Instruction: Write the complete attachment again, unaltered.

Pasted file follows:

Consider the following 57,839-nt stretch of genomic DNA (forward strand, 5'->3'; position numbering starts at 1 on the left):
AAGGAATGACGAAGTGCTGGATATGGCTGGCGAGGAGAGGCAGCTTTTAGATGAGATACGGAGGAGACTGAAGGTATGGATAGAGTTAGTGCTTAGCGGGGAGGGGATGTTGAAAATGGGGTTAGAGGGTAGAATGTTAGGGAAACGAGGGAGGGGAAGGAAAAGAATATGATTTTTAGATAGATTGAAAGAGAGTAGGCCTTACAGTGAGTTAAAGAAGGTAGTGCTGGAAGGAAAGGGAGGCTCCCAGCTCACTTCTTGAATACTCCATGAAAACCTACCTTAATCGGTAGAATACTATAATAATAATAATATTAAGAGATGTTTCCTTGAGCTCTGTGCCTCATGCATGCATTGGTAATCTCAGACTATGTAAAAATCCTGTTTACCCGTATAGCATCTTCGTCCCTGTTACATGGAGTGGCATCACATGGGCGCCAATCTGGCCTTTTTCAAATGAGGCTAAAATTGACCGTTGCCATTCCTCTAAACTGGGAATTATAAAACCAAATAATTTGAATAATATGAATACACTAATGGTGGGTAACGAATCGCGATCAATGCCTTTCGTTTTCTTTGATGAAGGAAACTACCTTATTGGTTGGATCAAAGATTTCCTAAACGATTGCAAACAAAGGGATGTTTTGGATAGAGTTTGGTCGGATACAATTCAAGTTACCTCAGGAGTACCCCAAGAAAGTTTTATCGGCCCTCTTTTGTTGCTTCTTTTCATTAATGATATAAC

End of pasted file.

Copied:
Consider the following 57,839-nt stretch of genomic DNA (forward strand, 5'->3'; position numbering starts at 1 on the left):
AAGGAATGACGAAGTGCTGGATATGGCTGGCGAGGAGAGGCAGCTTTTAGATGAGATACGGAGGAGACTGAAGGTATGGATAGAGTTAGTGCTTAGCGGGGAGGGGATGTTGAAAATGGGGTTAGAGGGTAGAATGTTAGGGAAACGAGGGAGGGGAAGGAAAAGAATATGATTTTTAGATAGATTGAAAGAGAGTAGGCCTTACAGTGAGTTAAAGAAGGTAGTGCTGGAAGGAAAGGGAGGCTCCCAGCTCACTTCTTGAATACTCCATGAAAACCTACCTTAATCGGTAGAATACTATAATAATAATAATATTAAGAGATGTTTCCTTGAGCTCTGTGCCTCATGCATGCATTGGTAATCTCAGACTATGTAAAAATCCTGTTTACCCGTATAGCATCTTCGTCCCTGTTACATGGAGTGGCATCACATGGGCGCCAATCTGGCCTTTTTCAAATGAGGCTAAAATTGACCGTTGCCATTCCTCTAAACTGGGAATTATAAAACCAAATAATTTGAATAATATGAATACACTAATGGTGGGTAACGAATCGCGATCAATGCCTTTCGTTTTCTTTGATGAAGGAAACTACCTTATTGGTTGGATCAAAGATTTCCTAAACGATTGCAAACAAAGGGATGTTTTGGATAGAGTTTGGTCGGATACAATTCAAGTTACCTCAGGAGTACCCCAAGAAAGTTTTATCGGCCCTCTTTTGTTGCTTCTTTTCATTAATGATATAAC